When you are changing the front sight post according to some recommendations you will run into the same problem when you are changing distances. How about some applied shooting concepts. Find POA for each distance with the sight picture of your preference. This way you will become independent from references and it works. I’m doing it for 30plus years successfully. What are you believing how hickoc45 is aiming?
The gong is, what, 80 yards? I agree he's compensating. Certainly. And you're correct... at distance. My point of reference is the distances I've used CZ's, Colts, et al, to achieve similar results. Which are markedly different than what my 250's are giving me.
Great information, and a broader exposure to many more experiences than I could gather just by asking around.
The power of forums.
I did a little testing last year. The target on the left was shot using sight picture 3 and the target on the right was shot using sight picture 2. Head shots were at 7 yards and body shots were about 20 yards.
One interesting thing I noticed was that it was impossible to line up the top of the sights and the dots at the same time. If the top of the sights were lined up, the front dot was a bit higher than the rear dots and if all 3 dots were lined up, then the top of the front sight was a bit lower than the top of the rear sights.
The take away from this for me is that you can use either the #2 or #3 sight picture, just make sure you have whichever reference point you will be using properly aligned with the rear sight.
When I did this, there was no practical difference.
"They who would give up essential liberty to obtain a little temporary safety, deserve neither liberty nor safety."
- Benjamin Franklin
"So this is how liberty dies; with thunderous applause."
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It does not relate to the sight picture, but we are experiencing a lot of low impacts with modern type DAO pistols like the P250 or the HK versions with similar trigger concepts when the shooter is new to the gun. The issues you are describing where similar to what I experienced with a HK P30V4 when I shot it for the first time. Police forces of the state of Baden-Würtemberg in Germany had similar issues in the beginning and had to change the training concept for that reason. There was a loud outcry of the population blaming HK to ship inaccurate, low quality guns for big money until some commissions found out it being the training concept not the gun. This might probably be an issue to be evaluated as well when you take the pistol to the range next time.
I appreciate that input. All through this thread, I feel that I've simply shared my experiences without heading for the shelter of "it's gotta be the 250". As they say "a poor craftsman blames his tools", and I don't think I've done that. (not my intention). I'm always open to the idea that it could be a training issue. In contrast to the 250, however, and a factoid that served/serves to push me to ask the group about their experience is this: the P290RS, with it's shorter sight-radius, shorter barrel, smaller grip is an item I can pick up immediately after putting the 250 down, and *drain it*. Not uncommon to have 3 or 4 through a jagged hole at the same distances, same lighting, same conditions that make me scratch my head about why I can't seem to guide the 250 similarly.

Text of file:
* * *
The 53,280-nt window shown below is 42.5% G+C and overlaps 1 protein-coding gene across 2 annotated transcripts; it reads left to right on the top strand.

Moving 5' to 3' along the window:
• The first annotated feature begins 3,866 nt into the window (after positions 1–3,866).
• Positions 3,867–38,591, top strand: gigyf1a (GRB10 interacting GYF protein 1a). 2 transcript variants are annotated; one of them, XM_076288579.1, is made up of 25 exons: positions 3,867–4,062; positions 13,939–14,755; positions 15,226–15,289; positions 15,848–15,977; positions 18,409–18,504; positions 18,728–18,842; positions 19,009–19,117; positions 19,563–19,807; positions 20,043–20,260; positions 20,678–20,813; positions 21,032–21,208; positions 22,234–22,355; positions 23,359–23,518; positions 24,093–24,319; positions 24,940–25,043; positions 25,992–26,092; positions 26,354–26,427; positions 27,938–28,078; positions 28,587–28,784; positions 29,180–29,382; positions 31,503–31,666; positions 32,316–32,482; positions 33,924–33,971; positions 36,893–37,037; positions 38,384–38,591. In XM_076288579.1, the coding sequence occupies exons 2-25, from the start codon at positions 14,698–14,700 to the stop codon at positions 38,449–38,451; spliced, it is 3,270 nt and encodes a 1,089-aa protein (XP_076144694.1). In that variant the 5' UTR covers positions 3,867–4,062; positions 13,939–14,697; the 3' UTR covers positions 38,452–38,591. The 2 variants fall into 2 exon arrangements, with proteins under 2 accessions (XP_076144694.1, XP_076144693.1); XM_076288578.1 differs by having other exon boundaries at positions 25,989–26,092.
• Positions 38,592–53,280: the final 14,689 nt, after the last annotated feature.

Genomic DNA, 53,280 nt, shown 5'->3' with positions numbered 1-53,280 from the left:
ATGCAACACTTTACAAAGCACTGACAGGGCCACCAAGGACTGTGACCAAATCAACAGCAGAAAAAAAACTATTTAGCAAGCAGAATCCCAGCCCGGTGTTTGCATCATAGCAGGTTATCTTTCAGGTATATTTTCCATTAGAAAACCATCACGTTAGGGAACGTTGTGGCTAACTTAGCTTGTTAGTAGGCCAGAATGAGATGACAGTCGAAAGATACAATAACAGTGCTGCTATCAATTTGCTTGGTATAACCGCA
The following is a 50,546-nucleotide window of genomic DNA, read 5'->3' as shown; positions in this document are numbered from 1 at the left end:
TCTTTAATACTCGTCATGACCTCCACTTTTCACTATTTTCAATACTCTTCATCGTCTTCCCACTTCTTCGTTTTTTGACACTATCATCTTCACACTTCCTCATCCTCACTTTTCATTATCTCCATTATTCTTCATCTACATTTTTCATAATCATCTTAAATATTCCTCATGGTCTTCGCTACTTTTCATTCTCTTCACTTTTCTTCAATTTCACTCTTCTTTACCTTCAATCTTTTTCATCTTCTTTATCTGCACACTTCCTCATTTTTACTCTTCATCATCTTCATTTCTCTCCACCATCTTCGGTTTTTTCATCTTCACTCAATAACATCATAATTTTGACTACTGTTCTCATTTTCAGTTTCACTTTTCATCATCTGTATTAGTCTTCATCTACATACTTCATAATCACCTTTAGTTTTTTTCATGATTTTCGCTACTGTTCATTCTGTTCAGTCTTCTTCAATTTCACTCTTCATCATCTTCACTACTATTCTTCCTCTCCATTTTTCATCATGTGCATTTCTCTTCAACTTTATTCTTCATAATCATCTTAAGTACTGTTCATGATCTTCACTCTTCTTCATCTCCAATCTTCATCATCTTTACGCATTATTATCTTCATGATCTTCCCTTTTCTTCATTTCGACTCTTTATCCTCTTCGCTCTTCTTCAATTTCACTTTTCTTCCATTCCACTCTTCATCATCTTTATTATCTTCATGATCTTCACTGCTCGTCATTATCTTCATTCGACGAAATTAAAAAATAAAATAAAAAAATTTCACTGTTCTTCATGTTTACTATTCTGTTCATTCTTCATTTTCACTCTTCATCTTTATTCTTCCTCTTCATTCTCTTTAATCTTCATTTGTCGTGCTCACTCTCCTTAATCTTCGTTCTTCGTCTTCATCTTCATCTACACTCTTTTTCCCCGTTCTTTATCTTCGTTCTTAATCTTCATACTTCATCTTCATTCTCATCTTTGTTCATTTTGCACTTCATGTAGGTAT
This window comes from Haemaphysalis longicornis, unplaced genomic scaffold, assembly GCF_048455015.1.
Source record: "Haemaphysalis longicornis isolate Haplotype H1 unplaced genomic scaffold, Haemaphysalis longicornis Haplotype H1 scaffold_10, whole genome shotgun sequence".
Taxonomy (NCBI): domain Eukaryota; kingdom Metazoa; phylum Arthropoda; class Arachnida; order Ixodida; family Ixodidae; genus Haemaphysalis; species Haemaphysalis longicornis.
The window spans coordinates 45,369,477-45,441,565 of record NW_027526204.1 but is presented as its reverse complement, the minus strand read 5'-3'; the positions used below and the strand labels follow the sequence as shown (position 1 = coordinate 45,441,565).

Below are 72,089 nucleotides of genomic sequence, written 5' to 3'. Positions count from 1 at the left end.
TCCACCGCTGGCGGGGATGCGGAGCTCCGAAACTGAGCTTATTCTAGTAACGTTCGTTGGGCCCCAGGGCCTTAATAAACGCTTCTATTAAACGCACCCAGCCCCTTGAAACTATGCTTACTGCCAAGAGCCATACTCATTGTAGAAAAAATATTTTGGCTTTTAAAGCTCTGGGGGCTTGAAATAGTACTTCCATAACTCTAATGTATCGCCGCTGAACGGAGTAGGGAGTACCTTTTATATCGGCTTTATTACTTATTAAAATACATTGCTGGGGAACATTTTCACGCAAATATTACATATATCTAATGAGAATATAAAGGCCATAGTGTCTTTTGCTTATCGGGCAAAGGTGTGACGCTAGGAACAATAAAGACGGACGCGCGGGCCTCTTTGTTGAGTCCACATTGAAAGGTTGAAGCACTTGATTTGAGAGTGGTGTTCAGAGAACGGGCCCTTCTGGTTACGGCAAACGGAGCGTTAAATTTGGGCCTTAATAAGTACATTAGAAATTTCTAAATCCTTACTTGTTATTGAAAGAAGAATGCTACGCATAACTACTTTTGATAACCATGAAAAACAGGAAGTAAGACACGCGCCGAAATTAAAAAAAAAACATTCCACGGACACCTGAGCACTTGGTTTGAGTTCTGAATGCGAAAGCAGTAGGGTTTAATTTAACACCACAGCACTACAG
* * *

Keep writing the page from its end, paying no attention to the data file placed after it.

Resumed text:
One thing the 290 gives me (forces me to do) is change my grip and positions my trigger finger to "move the trigger from the front to the back", opposed to having a fuller, "more-flesh-on" grip with the 250sub and 250compact, where I can pull the trigger. That observation - as recently as last night - makes me want to delve deeper into the "why", which was the driving force behind my post.
I'm always open to discovering what *I* can do, myself to improve; and I'd be really interested to hear what part of the training had to be changed or tweaked in the German Police situation you're referencing.
Great information and input, here! And always much appreciated.
Interesting thread.... Here's my limited take..
I grew up shooting a revolver... then I inhereted a semi-auto pistol (Ruger P95)... when I first shot it I could not hit the side of a barn with me in it. It took time and a good bit of shooting to clear up that problem but the obvious issue was not the gun or the sights but me. Recently I've been shooting a few Sigs... primarily two P226s.... last Dec. taking a four day class I was using a brand new P226 M25 with the G10 grips.... on Day four all my shots were going left.... finally a 2nd party determined it was my grip and specifically my thumbs.....
One other observation: the silhouettes shown above... that is too big a target to be trying to sight in on.... either of those targets needs a smaller image to aim at... if nothing else when shooting at a target like that put your first round as center as possible and then aim at that hole for the next shots.
I'm going to have to go to the range... and check on this sight thing.... I actually own both a P290 and P250.
Stringdriver, super good post. You got a lot of great thoughts and feedback from a lot of smart guys. I am not one of them, but I am smart enough to read carefully when jljones writes somethng. Hang around a while and you will learn the same.
PS I have a 250 DAO sc and shoot it pretty well.
Risk the consequences of honesty...
Searched around, and I'd need a #10 front sight. Haven't had much luck finding one. Would it be ridiculous to alter the existing sight to the point a #10 would hit?
One would think, as someone mentioned, that these sights would throw every shooter that used them, for a loop. But... it would be the *same* loop, would it not?
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